I know we should be on social media, but what if they say something bad about us?” *Face Palm*. I hate to break it to ya nonprofit world, but people talk trash all day long on social media…even with nonprofits. Ask community managers at Planned Parenthood, LIVESTRONG and PETA. They will tell you tales of the depths of online humanity. So, what the hell are people so worked up about online? Are they truly passionate about making sure animals don’t have safe places to live or that people with cancer get help? No. It has nothing to do with you OR your cause. Let me introduce you to the bane of every online community manager’s existence. I give to thee the internet troll.
Some of trolls have actually made a career out of being snarky and hateful (ie: Perez Hilton) I guess technically he’s a blogger, but you get the idea. Most or our green scaly friends; however, are just out to put a bee in your online community’s proverbial bonnet. Why? A recent study, although not super scientific, has proven that internet trolls show behaviors associated with sadism. Yes. Sadism
Okay, so they are crazy. How do you have an intelligent conversation with a sadist? Well, it’s kind of like having a fashion show with a nudist – likely to end poorly for all involved. So, how do you manage a troll? Should the fear of these scrubby little beasts cowering in their mothers’ basements thinking up new ways to compare your thoughts and mission to a pile of fresh steaming poo? No. Here’s why.
For every troll in the universe there are scores amazing people that are interested in your mission and care about your cause. There are 1.7 billion people on Facebook and 650,000,000 on Twitter, so there are bound to be some bad apples in that giant bunch of humanity. Below are a few tips on how to prepare yourself for dealing with trolls.
- Create for and engage with your fans and followers on a deeply authentic level. Are you an animal welfare agency? Share success stories of the animals your donors have protected from inevitable slaughter. Are you a health organization? Ask your community what questions they have about navigating the new healthcare law. Offer them individual support and advice right there on the page. Are you a women’s health organization that is offering a new program to help screen for cervical cancer for low or no cost to the patient? Share that awesome news and ask your fans to share it with their networks.
- Notice above that all three examples above could bring out the haters. Own that fact. Embrace it. The last thing you want to do is to hide from controversy just because scaly trolls under a bridge want to pile your page with garbage. You must truly believe in your mission to be a good community manager. That passion must be there. If it is not- get out. Go sell software or something. You have to feel a connection with those you serve.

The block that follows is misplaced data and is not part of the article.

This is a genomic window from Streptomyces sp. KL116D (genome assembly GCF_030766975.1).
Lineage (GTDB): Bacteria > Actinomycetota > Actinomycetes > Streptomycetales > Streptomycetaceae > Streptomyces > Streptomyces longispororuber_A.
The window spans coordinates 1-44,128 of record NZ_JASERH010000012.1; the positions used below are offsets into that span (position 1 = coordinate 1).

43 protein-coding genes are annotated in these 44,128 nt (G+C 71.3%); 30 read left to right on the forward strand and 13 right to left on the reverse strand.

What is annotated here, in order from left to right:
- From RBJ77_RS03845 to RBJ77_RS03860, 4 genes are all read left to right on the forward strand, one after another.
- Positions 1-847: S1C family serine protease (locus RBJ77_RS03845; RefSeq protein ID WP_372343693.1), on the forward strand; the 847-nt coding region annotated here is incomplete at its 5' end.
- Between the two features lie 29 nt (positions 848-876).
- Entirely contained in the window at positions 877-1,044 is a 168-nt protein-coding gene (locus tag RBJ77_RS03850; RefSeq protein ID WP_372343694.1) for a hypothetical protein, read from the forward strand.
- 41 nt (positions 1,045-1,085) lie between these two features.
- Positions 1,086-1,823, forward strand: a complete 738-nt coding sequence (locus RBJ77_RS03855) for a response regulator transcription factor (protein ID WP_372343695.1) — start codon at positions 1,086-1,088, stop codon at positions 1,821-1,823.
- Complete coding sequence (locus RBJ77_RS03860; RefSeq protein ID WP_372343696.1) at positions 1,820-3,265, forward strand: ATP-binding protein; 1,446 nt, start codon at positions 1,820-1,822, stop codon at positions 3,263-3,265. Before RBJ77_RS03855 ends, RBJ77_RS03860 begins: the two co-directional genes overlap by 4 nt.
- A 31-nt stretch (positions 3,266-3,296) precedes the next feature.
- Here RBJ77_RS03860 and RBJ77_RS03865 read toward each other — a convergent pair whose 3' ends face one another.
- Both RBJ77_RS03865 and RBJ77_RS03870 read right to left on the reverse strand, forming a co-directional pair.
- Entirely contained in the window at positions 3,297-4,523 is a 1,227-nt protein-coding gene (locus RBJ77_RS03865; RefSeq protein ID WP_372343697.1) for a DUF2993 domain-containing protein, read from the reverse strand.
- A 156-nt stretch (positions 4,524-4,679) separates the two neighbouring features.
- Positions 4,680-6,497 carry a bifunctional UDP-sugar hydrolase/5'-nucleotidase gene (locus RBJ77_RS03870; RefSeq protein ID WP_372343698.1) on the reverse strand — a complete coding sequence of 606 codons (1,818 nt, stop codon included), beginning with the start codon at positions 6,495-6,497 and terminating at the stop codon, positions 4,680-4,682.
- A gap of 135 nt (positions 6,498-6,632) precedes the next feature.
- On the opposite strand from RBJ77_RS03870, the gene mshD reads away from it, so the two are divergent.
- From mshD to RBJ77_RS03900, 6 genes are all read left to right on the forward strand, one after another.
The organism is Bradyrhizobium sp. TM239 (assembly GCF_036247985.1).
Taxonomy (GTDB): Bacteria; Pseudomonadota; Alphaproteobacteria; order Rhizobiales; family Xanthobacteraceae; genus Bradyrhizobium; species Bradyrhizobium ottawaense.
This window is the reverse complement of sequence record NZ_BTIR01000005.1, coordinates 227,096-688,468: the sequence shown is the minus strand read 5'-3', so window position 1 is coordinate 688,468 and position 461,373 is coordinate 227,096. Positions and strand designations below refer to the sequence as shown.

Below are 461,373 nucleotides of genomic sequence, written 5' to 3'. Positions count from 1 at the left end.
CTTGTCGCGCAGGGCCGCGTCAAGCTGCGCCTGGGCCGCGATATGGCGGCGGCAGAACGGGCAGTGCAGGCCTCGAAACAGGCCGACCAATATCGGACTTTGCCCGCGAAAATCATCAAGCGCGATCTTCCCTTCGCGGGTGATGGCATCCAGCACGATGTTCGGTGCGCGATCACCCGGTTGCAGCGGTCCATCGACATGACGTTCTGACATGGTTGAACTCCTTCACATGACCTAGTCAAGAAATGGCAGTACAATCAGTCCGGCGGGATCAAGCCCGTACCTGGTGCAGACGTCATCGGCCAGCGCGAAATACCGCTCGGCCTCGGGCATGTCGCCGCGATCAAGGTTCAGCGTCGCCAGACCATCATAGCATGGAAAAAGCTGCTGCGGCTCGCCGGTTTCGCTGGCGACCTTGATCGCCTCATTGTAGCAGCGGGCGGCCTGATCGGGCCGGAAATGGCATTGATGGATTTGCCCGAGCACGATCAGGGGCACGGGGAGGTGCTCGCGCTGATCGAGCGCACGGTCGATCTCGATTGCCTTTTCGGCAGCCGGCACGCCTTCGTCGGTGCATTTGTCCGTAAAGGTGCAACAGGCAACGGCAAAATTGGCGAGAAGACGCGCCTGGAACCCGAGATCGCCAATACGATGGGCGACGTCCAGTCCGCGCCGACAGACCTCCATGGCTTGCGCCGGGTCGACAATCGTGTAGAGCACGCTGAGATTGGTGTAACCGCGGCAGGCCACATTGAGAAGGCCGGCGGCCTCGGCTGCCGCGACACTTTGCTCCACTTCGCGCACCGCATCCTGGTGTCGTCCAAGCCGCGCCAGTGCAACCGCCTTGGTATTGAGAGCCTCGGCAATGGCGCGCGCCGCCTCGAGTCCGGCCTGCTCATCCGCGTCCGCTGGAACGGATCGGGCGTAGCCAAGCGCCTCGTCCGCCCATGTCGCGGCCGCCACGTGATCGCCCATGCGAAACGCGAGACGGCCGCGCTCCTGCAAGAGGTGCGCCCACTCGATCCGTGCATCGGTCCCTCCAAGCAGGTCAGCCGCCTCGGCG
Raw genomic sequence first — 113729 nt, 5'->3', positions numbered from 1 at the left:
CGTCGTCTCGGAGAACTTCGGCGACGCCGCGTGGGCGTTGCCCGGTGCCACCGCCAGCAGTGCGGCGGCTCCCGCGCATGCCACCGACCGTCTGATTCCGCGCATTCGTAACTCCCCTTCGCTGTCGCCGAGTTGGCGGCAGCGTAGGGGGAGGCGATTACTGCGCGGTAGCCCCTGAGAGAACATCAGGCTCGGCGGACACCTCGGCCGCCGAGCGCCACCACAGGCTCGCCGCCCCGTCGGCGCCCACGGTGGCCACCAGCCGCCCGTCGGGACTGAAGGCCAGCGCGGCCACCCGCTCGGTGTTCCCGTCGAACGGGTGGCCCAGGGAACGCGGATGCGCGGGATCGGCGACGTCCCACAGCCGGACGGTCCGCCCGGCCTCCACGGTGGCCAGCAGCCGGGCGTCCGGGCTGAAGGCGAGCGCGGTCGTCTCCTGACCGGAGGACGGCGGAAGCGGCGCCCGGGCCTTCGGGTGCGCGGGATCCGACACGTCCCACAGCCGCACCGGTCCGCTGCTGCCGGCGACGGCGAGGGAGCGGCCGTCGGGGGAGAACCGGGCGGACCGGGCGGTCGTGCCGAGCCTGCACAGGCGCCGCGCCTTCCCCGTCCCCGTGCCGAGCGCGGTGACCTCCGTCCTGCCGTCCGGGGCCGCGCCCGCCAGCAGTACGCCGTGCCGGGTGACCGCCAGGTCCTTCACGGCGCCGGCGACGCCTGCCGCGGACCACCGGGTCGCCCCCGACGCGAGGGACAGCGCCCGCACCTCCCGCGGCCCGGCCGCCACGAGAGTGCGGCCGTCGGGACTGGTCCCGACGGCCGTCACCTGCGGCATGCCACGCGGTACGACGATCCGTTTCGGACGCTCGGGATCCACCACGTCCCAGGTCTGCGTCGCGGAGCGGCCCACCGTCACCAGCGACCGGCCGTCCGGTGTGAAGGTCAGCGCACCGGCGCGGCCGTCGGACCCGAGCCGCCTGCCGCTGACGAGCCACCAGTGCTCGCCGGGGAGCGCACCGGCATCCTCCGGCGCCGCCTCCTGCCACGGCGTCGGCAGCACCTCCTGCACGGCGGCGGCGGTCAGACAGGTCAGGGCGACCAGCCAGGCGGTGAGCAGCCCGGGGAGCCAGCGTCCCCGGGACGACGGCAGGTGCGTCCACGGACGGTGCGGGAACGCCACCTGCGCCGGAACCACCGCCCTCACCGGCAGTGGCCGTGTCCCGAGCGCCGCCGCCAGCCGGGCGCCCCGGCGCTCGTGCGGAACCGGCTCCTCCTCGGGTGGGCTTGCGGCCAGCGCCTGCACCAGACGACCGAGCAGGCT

- Get your facts straight and your ducks in a row. Every single time I ever posted about a smoke-free initiative (a troll-bait topic if I’ve EVER seen one) I got the following numbers: % of Americans that smoked vs. nonsmokers, listing of toxic ingredients in tobacco smoke, stories of people that have lost loved ones to lung cancer or mesothelioma (a disease that is frequently associated with exposure to dangerous chemicals in the workplace) and anything that would show impact on the body 1 day, 1 week, 1 month, 1 year after smoking to convey that there is hope.
- Know what you’re talking about, be THE expert – or at least have the expert an email or a phone call away. Now what? Just wait. The trolls will come. They will use phrases like “slippery slope” and “nanny state” and even things that are darn right offensive to the very thing you deeply care about. They may even compare you to random animals with tiny brains and accuse you of being a puppet for whatever party is currently in need of a cause in which to rally around. Repeat after me “THIS IS NOT PERSONAL”.
- Let me reiterate #4. It is NOT personal. They aren’t attacking you. They are certifiably nuts. Picture their mother’s basement. Their pasty inability to absorb sunshine. You know your stuff, you are passionate about the cause, you have built a great community- you essentially have “The Power of Grayskull”. THAT is when the magic can truly happen online.
More to come on specific tactics to slay trolls soon, so stay tuned. Parting words that must be reiterated again. Online community management is not for the faint of heart. It’s not for hot heads and it is always necessary to have a venting partner in your organization to bring you back down to reality and remember big picture. I was grateful to have many of those at my tenure at the Foundation and in my previous life as a case manager for a child support enforcement agency. When you are in the online trenches and are pure of heart and just want to help it will shine through. At the end of the day, that’s all that truly matters.